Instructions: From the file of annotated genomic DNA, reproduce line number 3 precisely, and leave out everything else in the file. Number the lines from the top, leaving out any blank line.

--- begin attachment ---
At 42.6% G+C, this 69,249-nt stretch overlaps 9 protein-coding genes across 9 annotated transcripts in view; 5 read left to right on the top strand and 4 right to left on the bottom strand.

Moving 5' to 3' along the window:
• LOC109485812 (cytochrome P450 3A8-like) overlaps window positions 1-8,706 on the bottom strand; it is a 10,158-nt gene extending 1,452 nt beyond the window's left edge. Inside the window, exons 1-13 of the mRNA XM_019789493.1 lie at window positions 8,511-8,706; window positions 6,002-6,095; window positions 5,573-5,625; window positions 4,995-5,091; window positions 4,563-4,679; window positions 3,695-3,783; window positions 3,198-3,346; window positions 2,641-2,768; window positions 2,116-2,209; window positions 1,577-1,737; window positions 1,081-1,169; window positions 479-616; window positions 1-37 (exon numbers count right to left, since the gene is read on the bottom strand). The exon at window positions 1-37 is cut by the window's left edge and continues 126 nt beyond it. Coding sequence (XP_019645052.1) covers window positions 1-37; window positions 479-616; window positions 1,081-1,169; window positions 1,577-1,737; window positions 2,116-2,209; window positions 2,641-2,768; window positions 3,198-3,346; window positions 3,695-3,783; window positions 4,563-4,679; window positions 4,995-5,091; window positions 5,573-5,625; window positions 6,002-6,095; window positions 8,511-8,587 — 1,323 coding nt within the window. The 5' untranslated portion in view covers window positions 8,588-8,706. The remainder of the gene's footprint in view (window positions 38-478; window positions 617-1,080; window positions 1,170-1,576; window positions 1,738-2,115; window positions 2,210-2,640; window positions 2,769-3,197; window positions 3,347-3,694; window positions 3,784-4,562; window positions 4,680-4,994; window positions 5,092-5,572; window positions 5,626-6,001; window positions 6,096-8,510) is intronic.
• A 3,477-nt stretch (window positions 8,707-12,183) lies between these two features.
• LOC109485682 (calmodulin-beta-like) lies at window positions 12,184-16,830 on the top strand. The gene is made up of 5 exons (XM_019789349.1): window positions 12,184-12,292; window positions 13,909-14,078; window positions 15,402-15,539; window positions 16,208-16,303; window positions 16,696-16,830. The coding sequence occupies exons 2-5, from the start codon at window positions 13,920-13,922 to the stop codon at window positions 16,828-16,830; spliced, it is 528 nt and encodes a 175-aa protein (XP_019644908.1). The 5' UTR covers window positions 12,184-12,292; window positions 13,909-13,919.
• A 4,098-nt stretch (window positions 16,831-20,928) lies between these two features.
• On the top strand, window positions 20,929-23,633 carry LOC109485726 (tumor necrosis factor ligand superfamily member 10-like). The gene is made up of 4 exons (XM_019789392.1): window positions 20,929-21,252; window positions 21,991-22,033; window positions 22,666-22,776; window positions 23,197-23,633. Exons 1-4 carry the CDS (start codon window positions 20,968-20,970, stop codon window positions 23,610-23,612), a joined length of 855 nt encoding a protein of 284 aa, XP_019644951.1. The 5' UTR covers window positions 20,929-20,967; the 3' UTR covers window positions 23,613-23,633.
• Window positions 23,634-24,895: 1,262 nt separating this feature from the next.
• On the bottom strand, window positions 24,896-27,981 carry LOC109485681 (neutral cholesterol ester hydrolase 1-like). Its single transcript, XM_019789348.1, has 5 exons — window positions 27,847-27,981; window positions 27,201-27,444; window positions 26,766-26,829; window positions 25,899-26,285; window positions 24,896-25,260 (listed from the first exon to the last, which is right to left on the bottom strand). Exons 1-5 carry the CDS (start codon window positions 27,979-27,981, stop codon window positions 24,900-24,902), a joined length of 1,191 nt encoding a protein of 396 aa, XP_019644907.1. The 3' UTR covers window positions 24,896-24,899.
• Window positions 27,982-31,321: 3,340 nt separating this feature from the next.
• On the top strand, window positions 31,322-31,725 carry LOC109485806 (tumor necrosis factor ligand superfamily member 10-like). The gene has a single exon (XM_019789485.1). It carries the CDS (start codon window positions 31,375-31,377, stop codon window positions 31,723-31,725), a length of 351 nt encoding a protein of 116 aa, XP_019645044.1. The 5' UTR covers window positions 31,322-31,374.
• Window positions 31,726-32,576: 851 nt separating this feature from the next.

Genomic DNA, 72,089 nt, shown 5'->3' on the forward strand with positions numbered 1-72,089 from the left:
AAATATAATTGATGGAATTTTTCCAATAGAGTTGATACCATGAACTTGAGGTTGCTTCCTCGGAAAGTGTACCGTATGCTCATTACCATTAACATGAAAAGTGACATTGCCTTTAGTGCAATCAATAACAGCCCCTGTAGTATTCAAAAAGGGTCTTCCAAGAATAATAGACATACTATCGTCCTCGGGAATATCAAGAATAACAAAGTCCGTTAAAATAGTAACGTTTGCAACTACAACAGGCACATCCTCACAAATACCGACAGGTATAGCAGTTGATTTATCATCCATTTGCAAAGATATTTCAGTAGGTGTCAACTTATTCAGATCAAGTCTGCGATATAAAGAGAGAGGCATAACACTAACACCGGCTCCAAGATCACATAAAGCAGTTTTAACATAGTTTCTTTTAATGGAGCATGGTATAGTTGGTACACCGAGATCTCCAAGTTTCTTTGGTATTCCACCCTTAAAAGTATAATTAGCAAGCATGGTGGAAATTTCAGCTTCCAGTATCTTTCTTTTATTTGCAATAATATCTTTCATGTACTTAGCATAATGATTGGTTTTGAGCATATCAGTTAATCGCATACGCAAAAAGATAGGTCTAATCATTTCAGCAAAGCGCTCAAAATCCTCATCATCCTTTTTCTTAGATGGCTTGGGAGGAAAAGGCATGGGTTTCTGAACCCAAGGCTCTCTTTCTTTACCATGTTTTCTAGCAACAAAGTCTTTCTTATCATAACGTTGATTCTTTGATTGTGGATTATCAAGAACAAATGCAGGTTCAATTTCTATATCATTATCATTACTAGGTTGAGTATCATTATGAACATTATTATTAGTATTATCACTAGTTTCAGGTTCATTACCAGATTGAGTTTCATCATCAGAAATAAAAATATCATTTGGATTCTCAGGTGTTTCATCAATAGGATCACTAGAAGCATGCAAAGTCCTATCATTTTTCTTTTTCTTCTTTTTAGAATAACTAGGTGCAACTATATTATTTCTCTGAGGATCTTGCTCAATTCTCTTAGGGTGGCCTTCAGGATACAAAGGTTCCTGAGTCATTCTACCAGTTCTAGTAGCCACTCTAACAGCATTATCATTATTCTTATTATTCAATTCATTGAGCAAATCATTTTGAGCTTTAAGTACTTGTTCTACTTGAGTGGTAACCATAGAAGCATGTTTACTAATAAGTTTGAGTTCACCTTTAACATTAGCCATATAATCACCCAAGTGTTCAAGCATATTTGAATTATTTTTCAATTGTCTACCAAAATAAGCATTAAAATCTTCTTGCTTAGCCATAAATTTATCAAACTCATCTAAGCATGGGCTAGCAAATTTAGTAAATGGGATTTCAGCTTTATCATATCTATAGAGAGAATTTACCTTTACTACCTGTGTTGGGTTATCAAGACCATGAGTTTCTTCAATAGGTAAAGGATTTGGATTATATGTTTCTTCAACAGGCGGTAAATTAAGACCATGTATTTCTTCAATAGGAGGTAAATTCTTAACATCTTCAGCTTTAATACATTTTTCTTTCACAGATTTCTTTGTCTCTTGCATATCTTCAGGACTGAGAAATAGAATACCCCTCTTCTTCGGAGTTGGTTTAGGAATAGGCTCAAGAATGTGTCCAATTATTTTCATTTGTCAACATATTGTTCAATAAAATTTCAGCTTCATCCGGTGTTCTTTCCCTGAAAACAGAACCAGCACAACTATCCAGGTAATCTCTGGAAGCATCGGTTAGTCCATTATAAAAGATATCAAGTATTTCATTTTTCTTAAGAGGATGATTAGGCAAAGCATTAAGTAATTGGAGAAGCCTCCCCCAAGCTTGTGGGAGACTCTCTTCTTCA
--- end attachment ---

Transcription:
• LOC109485812 (cytochrome P450 3A8-like) overlaps window positions 1-8,706 on the bottom strand; it is a 10,158-nt gene extending 1,452 nt beyond the window's left edge. Inside the window, exons 1-13 of the mRNA XM_019789493.1 lie at window positions 8,511-8,706; window positions 6,002-6,095; window positions 5,573-5,625; window positions 4,995-5,091; window positions 4,563-4,679; window positions 3,695-3,783; window positions 3,198-3,346; window positions 2,641-2,768; window positions 2,116-2,209; window positions 1,577-1,737; window positions 1,081-1,169; window positions 479-616; window positions 1-37 (exon numbers count right to left, since the gene is read on the bottom strand). The exon at window positions 1-37 is cut by the window's left edge and continues 126 nt beyond it. Coding sequence (XP_019645052.1) covers window positions 1-37; window positions 479-616; window positions 1,081-1,169; window positions 1,577-1,737; window positions 2,116-2,209; window positions 2,641-2,768; window positions 3,198-3,346; window positions 3,695-3,783; window positions 4,563-4,679; window positions 4,995-5,091; window positions 5,573-5,625; window positions 6,002-6,095; window positions 8,511-8,587 — 1,323 coding nt within the window. The 5' untranslated portion in view covers window positions 8,588-8,706. The remainder of the gene's footprint in view (window positions 38-478; window positions 617-1,080; window positions 1,170-1,576; window positions 1,738-2,115; window positions 2,210-2,640; window positions 2,769-3,197; window positions 3,347-3,694; window positions 3,784-4,562; window positions 4,680-4,994; window positions 5,092-5,572; window positions 5,626-6,001; window positions 6,096-8,510) is intronic.